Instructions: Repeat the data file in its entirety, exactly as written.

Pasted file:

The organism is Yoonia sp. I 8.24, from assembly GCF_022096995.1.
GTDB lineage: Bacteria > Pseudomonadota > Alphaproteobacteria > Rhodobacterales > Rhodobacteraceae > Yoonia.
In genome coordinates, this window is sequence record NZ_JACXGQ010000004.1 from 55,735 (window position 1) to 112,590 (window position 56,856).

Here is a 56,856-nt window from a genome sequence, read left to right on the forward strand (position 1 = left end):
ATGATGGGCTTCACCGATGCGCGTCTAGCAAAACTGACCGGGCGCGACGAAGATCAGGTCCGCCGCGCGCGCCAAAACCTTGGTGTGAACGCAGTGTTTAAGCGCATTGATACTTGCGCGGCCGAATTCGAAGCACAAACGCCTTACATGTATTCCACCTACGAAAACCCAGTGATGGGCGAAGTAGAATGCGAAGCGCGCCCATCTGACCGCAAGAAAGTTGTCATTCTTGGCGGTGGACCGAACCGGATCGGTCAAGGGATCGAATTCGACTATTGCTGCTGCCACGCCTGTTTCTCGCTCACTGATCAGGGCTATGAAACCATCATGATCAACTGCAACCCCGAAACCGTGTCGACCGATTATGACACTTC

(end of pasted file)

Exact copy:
The organism is Yoonia sp. I 8.24, from assembly GCF_022096995.1.
GTDB lineage: Bacteria > Pseudomonadota > Alphaproteobacteria > Rhodobacterales > Rhodobacteraceae > Yoonia.
In genome coordinates, this window is sequence record NZ_JACXGQ010000004.1 from 55,735 (window position 1) to 112,590 (window position 56,856).

Here is a 56,856-nt window from a genome sequence, read left to right on the forward strand (position 1 = left end):
ATGATGGGCTTCACCGATGCGCGTCTAGCAAAACTGACCGGGCGCGACGAAGATCAGGTCCGCCGCGCGCGCCAAAACCTTGGTGTGAACGCAGTGTTTAAGCGCATTGATACTTGCGCGGCCGAATTCGAAGCACAAACGCCTTACATGTATTCCACCTACGAAAACCCAGTGATGGGCGAAGTAGAATGCGAAGCGCGCCCATCTGACCGCAAGAAAGTTGTCATTCTTGGCGGTGGACCGAACCGGATCGGTCAAGGGATCGAATTCGACTATTGCTGCTGCCACGCCTGTTTCTCGCTCACTGATCAGGGCTATGAAACCATCATGATCAACTGCAACCCCGAAACCGTGTCGACCGATTATGACACTTC